As Viserys lay dying he uttered his last words to whom he believed to be Rhaenyra, his daughter, but instead was his wife Alicent:

"Aegon, his Dream. The Song of Ice and Fi -- It is true. What he saw in the North. The Prince That Was Promised. From my blood come the Prince That Was Promised and his will be the Song of Ice and Fire. The Prince, to unite the realm against the cold... and the dark. It is you. You are the one. You must do this."

Alicent automatically believes that it is their son, Aegon II that he is referring to although there are a couple reasons that is not the case:

  1. When Viserys first says the name Aegon, Alicent asks to clarify, "Our son?" Viserys shakes his head to indicate that is not what he meant.
  2. Viserys mentions, "What he saw in the North." Aegon II had never been known to have gone to the north so, that would be impossible.
  3. Viserys mentions, "his Dream." While The Song of Ice and Fire is a House Targaryen family secret. Prophetic dreams are not something that seems to be confidential. The dream of Daenys foreseeing the end of Valyria is well known, as well as other Targaryen 'dreamers', as they are written in the histories. However Aegon II has not mentioned to have prophetic dreams, to his mother or anyone else.

So with these clarifiers why did Alicent believe it was their son, Aegon II that Viserys was referring to on his deathbed?

  • #1 is really the only reason. #2 doesn't matter, because just because he hasn't been to the north, doesn't mean he will not go there, as this is a vision of "the future". #3. The prince that was promised is either Jon Snow or Jon and Dany together as suggested by Melisandre (although Dany also takes on the role/reenactment of Nissa Nissa via her death), but Jon did not have "prophetic dreams" nor was he a green seer, neither was Dany, but she did have some mysterious "intuition". Oct 19, 2022 at 19:37
  • I would also argue that Alicent doesn't in any way really understand the context of what Visery's was saying either, not being very familiar with Targ history. As an aside, which I have mentioned before, It's one thing for the in-universe history to be written so vague, but it's another for the TV series showing the events/people to leave so much ambiguity and often not taking a strong stand on why these characters do what they do. Oct 19, 2022 at 19:41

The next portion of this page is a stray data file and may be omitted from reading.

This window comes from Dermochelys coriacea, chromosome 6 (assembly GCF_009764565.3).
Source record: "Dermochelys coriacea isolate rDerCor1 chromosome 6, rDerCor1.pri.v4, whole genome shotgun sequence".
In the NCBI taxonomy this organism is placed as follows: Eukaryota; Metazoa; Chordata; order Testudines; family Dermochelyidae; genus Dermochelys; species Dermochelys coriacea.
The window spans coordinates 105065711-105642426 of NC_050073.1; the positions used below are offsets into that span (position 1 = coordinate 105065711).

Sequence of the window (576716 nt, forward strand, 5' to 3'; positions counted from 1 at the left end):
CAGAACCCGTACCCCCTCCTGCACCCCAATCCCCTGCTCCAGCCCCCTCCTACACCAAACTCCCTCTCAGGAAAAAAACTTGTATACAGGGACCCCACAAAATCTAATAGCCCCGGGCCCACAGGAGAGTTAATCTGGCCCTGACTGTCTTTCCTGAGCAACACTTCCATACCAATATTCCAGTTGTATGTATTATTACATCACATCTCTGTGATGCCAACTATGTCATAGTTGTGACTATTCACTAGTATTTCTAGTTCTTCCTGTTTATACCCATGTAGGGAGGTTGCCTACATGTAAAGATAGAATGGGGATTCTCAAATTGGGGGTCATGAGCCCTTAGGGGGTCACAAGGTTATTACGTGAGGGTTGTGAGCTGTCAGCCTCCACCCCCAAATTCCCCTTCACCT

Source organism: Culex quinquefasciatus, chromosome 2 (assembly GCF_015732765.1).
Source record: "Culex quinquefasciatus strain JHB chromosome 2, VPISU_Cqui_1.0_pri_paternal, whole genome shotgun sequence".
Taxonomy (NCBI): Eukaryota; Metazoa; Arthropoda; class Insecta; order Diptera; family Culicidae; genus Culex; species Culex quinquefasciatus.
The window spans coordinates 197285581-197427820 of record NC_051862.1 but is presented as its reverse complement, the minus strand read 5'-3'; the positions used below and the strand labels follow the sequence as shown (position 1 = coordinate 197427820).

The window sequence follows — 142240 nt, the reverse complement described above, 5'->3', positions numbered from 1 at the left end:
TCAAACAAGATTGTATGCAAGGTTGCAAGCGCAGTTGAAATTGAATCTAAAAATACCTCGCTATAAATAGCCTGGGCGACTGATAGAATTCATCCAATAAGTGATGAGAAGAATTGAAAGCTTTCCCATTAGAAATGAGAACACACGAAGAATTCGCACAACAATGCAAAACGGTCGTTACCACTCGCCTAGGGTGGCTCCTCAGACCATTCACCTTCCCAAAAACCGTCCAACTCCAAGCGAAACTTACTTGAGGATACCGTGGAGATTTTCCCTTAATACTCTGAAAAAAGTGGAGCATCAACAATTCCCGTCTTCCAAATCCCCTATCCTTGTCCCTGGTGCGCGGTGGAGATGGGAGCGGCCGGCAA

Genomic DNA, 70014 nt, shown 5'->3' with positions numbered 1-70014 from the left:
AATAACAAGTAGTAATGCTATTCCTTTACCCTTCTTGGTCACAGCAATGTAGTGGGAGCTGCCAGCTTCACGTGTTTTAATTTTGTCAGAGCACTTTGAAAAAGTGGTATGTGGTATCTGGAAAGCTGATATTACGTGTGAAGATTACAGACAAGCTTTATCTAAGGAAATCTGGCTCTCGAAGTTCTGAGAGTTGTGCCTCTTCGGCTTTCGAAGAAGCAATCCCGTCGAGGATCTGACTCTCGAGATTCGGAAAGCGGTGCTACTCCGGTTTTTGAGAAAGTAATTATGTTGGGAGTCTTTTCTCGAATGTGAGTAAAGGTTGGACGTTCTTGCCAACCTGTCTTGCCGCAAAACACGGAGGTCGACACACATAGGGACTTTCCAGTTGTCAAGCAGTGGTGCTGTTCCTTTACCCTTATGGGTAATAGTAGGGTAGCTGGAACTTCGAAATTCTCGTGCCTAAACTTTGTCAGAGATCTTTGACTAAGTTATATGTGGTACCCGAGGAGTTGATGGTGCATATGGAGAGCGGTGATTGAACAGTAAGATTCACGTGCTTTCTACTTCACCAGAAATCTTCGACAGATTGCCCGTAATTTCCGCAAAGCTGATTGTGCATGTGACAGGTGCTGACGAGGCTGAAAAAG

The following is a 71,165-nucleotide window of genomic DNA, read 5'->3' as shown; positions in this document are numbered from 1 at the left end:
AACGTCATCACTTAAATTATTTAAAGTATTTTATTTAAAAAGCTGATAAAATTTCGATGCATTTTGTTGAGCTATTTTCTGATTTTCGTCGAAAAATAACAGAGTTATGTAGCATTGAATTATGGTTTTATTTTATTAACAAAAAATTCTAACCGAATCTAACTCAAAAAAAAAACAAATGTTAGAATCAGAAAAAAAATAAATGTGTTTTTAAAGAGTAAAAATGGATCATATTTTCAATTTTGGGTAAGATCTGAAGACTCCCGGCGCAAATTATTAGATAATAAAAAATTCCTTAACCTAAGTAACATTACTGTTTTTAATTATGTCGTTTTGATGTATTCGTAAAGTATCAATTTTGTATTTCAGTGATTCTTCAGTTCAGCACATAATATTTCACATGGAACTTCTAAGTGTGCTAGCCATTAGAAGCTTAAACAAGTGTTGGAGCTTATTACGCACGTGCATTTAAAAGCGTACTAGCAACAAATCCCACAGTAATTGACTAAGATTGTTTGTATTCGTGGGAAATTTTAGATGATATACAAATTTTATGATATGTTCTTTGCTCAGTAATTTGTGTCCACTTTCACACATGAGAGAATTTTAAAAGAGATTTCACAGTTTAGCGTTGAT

• 2
    I find the series' writing to be a cross between an outline fleshed out to the level of an elevator pitch and an AI generated story. "Who are they writing this for?" and "Did the writers go to University?" are things I said out loud while watching.
    – Yorik
    Oct 19, 2022 at 20:07

1 Answer 1


Alicent heard what she wanted to hear; simple as that. If there was anyway she could be questioned on the truth of the conversation or if she questioned herself she would probably rationalise it as the parts that don't make sense were due to the illness. However, if you spend even a second to think about it clearly the whole conversation makes no sense from Alicent's side; like she only has half of the information or is viewing half a conversation.

If you look at the quote with both sides it becomes a bit more clear that she doesn't understand what the conversation is about:

Viserys: But you wanted to know... if I believe it to be true.

Alicent: Believe what to be true, my King?

Viserys: Don't you remember? Aegon...

Alicent: Our son?

Viserys: His Dream. The Song of Ice... and Fi... It is true. What he saw in the North. The Prince That Was Promised.

Alicent: I don't understand, Viserys.

Viserys: The Prince.

Alicent: Prince Aegon?

Viserys: To unite the realm against the cold... and the dark. It is you. You are the one. You must do this. You must do this.

Alicent: Shh, shh. I understand, my King.

House of the Dragon, Season 1 Episode 8, "The Lord of the Tides"

However, it clearly doesn't matter to her and the main takeaways she takes from the conversation both point to Viserys having changed his mind and wanting Aegon to be King and take his place, not Rhaenyra.

He mentions Aegon by name multiple times. From Alicent's perspective it doesn't make sense for him to be talking about Aegon the Conqueror because she doesn't know about the prophecy so it must be their son.

He also mentions a prince and that he is The Prince That Was Promised. Well same again she doesn't know about the prophecy and Rhaenyra is a princess not a prince so he must again be referring to Aegon.

The last thing he says "It is you. You are the one. You must do this. You must do this." to Alicent would be referring to Aegon; Viserys says "The Prince [...] You are the one."

Lastly, you've got to remember that Alicent has been fighting for her line to take the Iron Throne after Viserys and now he's seemingly saying that is what should happen. She hears what she wants at the end because from her perspective it makes the most sense and aligns with her ideals.

It's worth noting though that as far as I can tell this conversation seems to have been completely made up for the TV show. Perhaps this was done because they'd had the two sides pretty much make up before hand (not friends but more amicable it would seem). But either was they felt like they needed a little more of a push to have the two sides go at it and so somewhat changed the events that follow the death of the King and what spurred Alicent to claim Aegon as the heir.

You must log in to answer this question.

Not the answer you're looking for? Browse other questions tagged .